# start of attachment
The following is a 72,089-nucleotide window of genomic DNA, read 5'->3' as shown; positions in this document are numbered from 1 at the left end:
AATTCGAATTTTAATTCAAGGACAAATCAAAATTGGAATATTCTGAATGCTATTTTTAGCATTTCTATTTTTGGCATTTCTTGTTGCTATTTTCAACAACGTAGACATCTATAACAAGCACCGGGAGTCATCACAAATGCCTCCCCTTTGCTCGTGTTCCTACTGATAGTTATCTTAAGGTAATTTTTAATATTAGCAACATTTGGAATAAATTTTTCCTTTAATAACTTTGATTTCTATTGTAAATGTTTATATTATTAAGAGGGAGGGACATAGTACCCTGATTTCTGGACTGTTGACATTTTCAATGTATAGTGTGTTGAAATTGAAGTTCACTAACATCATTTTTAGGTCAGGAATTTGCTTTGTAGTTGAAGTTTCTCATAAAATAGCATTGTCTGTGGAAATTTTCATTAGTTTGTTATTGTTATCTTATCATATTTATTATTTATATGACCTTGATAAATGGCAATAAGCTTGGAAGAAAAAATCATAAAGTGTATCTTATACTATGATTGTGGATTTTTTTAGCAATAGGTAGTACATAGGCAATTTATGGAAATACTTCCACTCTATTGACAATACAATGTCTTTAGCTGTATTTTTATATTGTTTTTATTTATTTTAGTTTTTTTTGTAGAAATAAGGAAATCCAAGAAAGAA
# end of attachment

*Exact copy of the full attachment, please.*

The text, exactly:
The following is a 72,089-nucleotide window of genomic DNA, read 5'->3' as shown; positions in this document are numbered from 1 at the left end:
AATTCGAATTTTAATTCAAGGACAAATCAAAATTGGAATATTCTGAATGCTATTTTTAGCATTTCTATTTTTGGCATTTCTTGTTGCTATTTTCAACAACGTAGACATCTATAACAAGCACCGGGAGTCATCACAAATGCCTCCCCTTTGCTCGTGTTCCTACTGATAGTTATCTTAAGGTAATTTTTAATATTAGCAACATTTGGAATAAATTTTTCCTTTAATAACTTTGATTTCTATTGTAAATGTTTATATTATTAAGAGGGAGGGACATAGTACCCTGATTTCTGGACTGTTGACATTTTCAATGTATAGTGTGTTGAAATTGAAGTTCACTAACATCATTTTTAGGTCAGGAATTTGCTTTGTAGTTGAAGTTTCTCATAAAATAGCATTGTCTGTGGAAATTTTCATTAGTTTGTTATTGTTATCTTATCATATTTATTATTTATATGACCTTGATAAATGGCAATAAGCTTGGAAGAAAAAATCATAAAGTGTATCTTATACTATGATTGTGGATTTTTTTAGCAATAGGTAGTACATAGGCAATTTATGGAAATACTTCCACTCTATTGACAATACAATGTCTTTAGCTGTATTTTTATATTGTTTTTATTTATTTTAGTTTTTTTTGTAGAAATAAGGAAATCCAAGAAAGAA